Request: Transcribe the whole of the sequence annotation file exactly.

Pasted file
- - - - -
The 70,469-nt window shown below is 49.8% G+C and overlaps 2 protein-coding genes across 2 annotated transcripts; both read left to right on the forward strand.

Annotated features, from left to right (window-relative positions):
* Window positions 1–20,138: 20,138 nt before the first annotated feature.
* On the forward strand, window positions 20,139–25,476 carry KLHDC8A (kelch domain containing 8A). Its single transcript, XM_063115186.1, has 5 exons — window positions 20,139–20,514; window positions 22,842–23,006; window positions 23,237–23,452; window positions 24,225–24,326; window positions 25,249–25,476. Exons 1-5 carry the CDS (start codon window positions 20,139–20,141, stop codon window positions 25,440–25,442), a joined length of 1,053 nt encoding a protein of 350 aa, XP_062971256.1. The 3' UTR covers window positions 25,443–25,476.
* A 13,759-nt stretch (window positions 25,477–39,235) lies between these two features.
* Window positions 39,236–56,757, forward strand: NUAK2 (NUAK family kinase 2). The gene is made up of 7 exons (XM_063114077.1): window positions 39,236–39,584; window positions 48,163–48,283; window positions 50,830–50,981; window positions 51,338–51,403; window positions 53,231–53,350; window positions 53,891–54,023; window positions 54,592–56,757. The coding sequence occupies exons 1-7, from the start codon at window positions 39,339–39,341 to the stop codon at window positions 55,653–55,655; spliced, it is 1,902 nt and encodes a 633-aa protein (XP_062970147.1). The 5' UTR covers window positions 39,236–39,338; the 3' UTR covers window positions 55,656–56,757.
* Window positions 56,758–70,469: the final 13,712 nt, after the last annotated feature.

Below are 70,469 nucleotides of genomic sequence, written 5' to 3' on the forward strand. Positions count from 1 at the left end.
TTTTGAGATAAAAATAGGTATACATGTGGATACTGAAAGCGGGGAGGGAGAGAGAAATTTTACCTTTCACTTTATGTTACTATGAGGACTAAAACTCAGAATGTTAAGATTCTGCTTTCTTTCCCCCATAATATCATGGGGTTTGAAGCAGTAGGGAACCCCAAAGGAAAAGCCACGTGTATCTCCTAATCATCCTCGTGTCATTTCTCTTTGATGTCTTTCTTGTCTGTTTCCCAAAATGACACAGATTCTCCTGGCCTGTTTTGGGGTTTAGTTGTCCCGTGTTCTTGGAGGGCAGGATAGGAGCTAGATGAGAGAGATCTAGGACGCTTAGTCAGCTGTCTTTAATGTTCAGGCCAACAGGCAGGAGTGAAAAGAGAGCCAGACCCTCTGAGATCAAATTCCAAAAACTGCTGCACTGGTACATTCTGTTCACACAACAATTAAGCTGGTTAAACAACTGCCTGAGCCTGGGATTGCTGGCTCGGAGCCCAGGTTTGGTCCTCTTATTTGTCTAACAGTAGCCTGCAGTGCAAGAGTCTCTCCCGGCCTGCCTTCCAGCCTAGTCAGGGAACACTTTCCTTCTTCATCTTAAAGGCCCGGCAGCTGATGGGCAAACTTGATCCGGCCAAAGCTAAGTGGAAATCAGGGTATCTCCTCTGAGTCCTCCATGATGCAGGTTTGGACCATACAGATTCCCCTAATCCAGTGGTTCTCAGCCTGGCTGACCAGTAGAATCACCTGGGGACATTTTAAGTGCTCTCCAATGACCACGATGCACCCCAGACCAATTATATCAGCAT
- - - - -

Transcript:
The 70,469-nt window shown below is 49.8% G+C and overlaps 2 protein-coding genes across 2 annotated transcripts; both read left to right on the forward strand.

Annotated features, from left to right (window-relative positions):
* Window positions 1–20,138: 20,138 nt before the first annotated feature.
* On the forward strand, window positions 20,139–25,476 carry KLHDC8A (kelch domain containing 8A). Its single transcript, XM_063115186.1, has 5 exons — window positions 20,139–20,514; window positions 22,842–23,006; window positions 23,237–23,452; window positions 24,225–24,326; window positions 25,249–25,476. Exons 1-5 carry the CDS (start codon window positions 20,139–20,141, stop codon window positions 25,440–25,442), a joined length of 1,053 nt encoding a protein of 350 aa, XP_062971256.1. The 3' UTR covers window positions 25,443–25,476.
* A 13,759-nt stretch (window positions 25,477–39,235) lies between these two features.
* Window positions 39,236–56,757, forward strand: NUAK2 (NUAK family kinase 2). The gene is made up of 7 exons (XM_063114077.1): window positions 39,236–39,584; window positions 48,163–48,283; window positions 50,830–50,981; window positions 51,338–51,403; window positions 53,231–53,350; window positions 53,891–54,023; window positions 54,592–56,757. The coding sequence occupies exons 1-7, from the start codon at window positions 39,339–39,341 to the stop codon at window positions 55,653–55,655; spliced, it is 1,902 nt and encodes a 633-aa protein (XP_062970147.1). The 5' UTR covers window positions 39,236–39,338; the 3' UTR covers window positions 55,656–56,757.
* Window positions 56,758–70,469: the final 13,712 nt, after the last annotated feature.

Below are 70,469 nucleotides of genomic sequence, written 5' to 3' on the forward strand. Positions count from 1 at the left end.
TTTTGAGATAAAAATAGGTATACATGTGGATACTGAAAGCGGGGAGGGAGAGAGAAATTTTACCTTTCACTTTATGTTACTATGAGGACTAAAACTCAGAATGTTAAGATTCTGCTTTCTTTCCCCCATAATATCATGGGGTTTGAAGCAGTAGGGAACCCCAAAGGAAAAGCCACGTGTATCTCCTAATCATCCTCGTGTCATTTCTCTTTGATGTCTTTCTTGTCTGTTTCCCAAAATGACACAGATTCTCCTGGCCTGTTTTGGGGTTTAGTTGTCCCGTGTTCTTGGAGGGCAGGATAGGAGCTAGATGAGAGAGATCTAGGACGCTTAGTCAGCTGTCTTTAATGTTCAGGCCAACAGGCAGGAGTGAAAAGAGAGCCAGACCCTCTGAGATCAAATTCCAAAAACTGCTGCACTGGTACATTCTGTTCACACAACAATTAAGCTGGTTAAACAACTGCCTGAGCCTGGGATTGCTGGCTCGGAGCCCAGGTTTGGTCCTCTTATTTGTCTAACAGTAGCCTGCAGTGCAAGAGTCTCTCCCGGCCTGCCTTCCAGCCTAGTCAGGGAACACTTTCCTTCTTCATCTTAAAGGCCCGGCAGCTGATGGGCAAACTTGATCCGGCCAAAGCTAAGTGGAAATCAGGGTATCTCCTCTGAGTCCTCCATGATGCAGGTTTGGACCATACAGATTCCCCTAATCCAGTGGTTCTCAGCCTGGCTGACCAGTAGAATCACCTGGGGACATTTTAAGTGCTCTCCAATGACCACGATGCACCCCAGACCAATTATATCAGCAT